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Promotional image from the Concha Colomer Summer Symposium.

Professor Lynne Kennedy – who is the Head of the Department of Clinical Sciences and Nutrition at the University of Chester– is one of the academic members of an international consortia consisting of schools of health promotion and public health (European Training Consortium in Public Health and Health Promotion (ETC-PHHP)).

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Professor Lynne Kennedy
Professor Lynne Kennedy

Every year, the ETC-PHHP organises an annual summer school focused on developing practical and theoretical tools to enhance health promotion strategies in Europe. Professor Kennedy has been a member and Tutor since 1994. This year, due to COVID-19, the summer school will be replaced by the Concha Symposium, which is a free open-access symposium with international health promotion experts. It is open for professionals, academics and Master’s students interested in public health and health promotion.

Professor Kennedy will be part of an international group of academics who will discuss ‘Co-creating community-oriented health services post COVID-19’ with particular emphasis on the strength of community support, and helping the more vulnerable in society. The panel will explore the power of community involvement in protecting and promoting health – and how informal community networks have mobilised during the pandemic. They will consider how this more ‘informal’ way of promoting health and wellbeing – rather than the more formal health promotion offered by professional health care providers - may provide an opportunity to increase community participation in the future. They will discuss what can be done so that professionals who work in health services can see the strengths of involving the community and using informal helping systems to strengthen support for health promotion in the future.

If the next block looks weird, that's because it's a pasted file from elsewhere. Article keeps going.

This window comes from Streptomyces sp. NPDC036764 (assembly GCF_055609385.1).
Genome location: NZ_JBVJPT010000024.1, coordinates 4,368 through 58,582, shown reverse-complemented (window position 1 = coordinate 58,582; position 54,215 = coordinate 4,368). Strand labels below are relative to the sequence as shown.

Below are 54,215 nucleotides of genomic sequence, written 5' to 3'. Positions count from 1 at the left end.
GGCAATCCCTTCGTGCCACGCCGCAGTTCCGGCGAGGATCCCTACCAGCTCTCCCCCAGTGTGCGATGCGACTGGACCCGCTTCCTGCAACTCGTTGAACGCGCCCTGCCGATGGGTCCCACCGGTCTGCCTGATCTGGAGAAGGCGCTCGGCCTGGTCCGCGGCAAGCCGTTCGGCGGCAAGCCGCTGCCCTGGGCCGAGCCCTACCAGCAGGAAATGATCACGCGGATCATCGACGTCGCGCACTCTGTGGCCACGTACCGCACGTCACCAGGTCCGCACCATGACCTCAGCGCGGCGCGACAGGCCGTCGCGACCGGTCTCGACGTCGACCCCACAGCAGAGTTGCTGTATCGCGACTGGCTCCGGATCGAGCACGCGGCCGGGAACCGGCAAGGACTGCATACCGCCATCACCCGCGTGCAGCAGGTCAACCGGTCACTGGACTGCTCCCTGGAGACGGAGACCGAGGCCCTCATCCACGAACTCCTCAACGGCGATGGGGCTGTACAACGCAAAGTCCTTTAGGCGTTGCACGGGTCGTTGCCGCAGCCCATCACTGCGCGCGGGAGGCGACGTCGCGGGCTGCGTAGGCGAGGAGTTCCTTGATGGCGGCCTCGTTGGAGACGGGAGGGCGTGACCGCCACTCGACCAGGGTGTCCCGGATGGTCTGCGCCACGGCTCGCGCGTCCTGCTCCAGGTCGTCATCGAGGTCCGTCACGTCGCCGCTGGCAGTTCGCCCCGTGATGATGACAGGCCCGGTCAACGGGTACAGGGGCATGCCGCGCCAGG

Professor Kennedy said: “The impact of the COVID-19 pandemic has been felt by people in all societies on a global scale, especially by those who are most vulnerable and the less affluent or socially disadvantaged. The wide display of compassion and solidarity by local people is impressive and highlights the power of communities themselves in complementing the work of the NHS and other key workers in protecting and promoting health. Many informal networks have been created to support and help people in need in neighbourhoods, cities and towns. How and why did communities and informal systems mobilise (so well) to effectively offer meaningful support?

“This amazing groundswell of grassroots action is a ‘modern day’ social movement and we must stop, understand and harness this action so we can be stronger and better prepared should similar situations arise in the future.”

The summer school takes place on Monday, July 20. Full details– including registration - can be found at: The closing date for registration is July 1.

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